Although it’s a commonly used drug in the veterinary field, more and more people are abusing ketamine to get high. Also referred to as a “club drug,” ketamine can produce a hallucinogenic and psychedelic high when injected, swallowed, snorted, or ingested. As dangerous as it is, can you overdose on ketamine? Keep reading to find out what our drug rehab in Naperville discovered.
Ketamine is a dissociative anesthetic drug often used in veterinary practice. Initially, ketamine was used as anesthesia for animals in the 1960s. The FDA then approved it as an anesthetic for humans in the 1970s. At the time, it was predominantly used in treating injured soldiers during the Vietnam War. Ketamine is also a prescription drug dispensed under the brand name Ketalar, a drug mainly used during surgical and other medical procedures. Unlike other anesthetics, ketamine doesn’t inhibit breathing or heart rate, meaning patients don’t have to be on a ventilator to receive it.
However, ketamine can also produce side effects like:
While the drug was initially applauded for its safety and efficacy as an anesthetic, it’s now been discovered that long-term use can lead to other dangerous ketamine side effects like high blood pressure, ulcers and pain in the bladder, kidney problems, stomach pain, depression, and poor memory. Additionally, ketamine can even be fatal when taken with alcohol.
Yes, you can overdose on ketamine. How much ketamine it takes to overdose is tough to say. Drug toxicity not only depends on the dose taken but also on body mass, age, underlying health conditions, including liver or kidney problems, and more. Generally, injecting or snorting ketamine can cause an overdose. Unfortunately, these are the two most common routes of administration because they offer the quickest route to getting high with lower doses. Injecting ketamine sends it directly to the bloodstream, making it more difficult to determine how much is taken. Snorting it presents the same problem.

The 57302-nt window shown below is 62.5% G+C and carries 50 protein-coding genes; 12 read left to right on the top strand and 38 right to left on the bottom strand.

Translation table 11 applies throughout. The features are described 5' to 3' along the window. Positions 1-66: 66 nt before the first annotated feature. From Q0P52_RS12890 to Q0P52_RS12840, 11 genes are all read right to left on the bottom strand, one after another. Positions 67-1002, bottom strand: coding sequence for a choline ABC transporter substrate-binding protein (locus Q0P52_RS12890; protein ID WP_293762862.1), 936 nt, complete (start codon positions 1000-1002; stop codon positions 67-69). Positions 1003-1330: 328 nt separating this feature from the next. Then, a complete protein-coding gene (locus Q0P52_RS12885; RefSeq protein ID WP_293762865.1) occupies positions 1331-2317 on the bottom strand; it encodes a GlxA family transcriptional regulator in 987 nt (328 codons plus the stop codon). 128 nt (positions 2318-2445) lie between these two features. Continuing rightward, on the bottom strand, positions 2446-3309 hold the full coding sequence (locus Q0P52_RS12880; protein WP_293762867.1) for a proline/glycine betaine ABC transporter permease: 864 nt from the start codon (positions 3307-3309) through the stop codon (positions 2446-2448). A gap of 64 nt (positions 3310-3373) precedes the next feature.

Not only can you overdose on ketamine, but it’s also addictive. Like other forms of substance abuse, ketamine abuse can ruin a person’s health, career, and relationships. Those in this position can benefit from the PHP treatment we offer at Banyan Treatment Centers Chicago.
Although ketamine is not as likely to produce respiratory depression or inhibit breathing as other anesthetics and central nervous system depressants, struggling to breathe is a common sign of ketamine overdose.
Other common symptoms of ketamine overdose include:
Yes, you can die from a ketamine overdose. Although this is rare, it is possible. Usually, it’s the symptoms of a ketamine overdose that can lead to death. For instance, because paralysis is a ketamine overdose symptom, if the person also vomits, they can choke on their vomit. Accidents and injuries related to a ketamine high can also result in life-threatening consequences.
Moreover, it’s also common for people to take other drugs with ketamine, such as other mind-altering drugs, to heighten its side effects. However, this also increases their risk of overdose. One study found that 89 percent of the group in the study who were seeking ketamine overdose treatment also had other drugs or alcohol in their system.1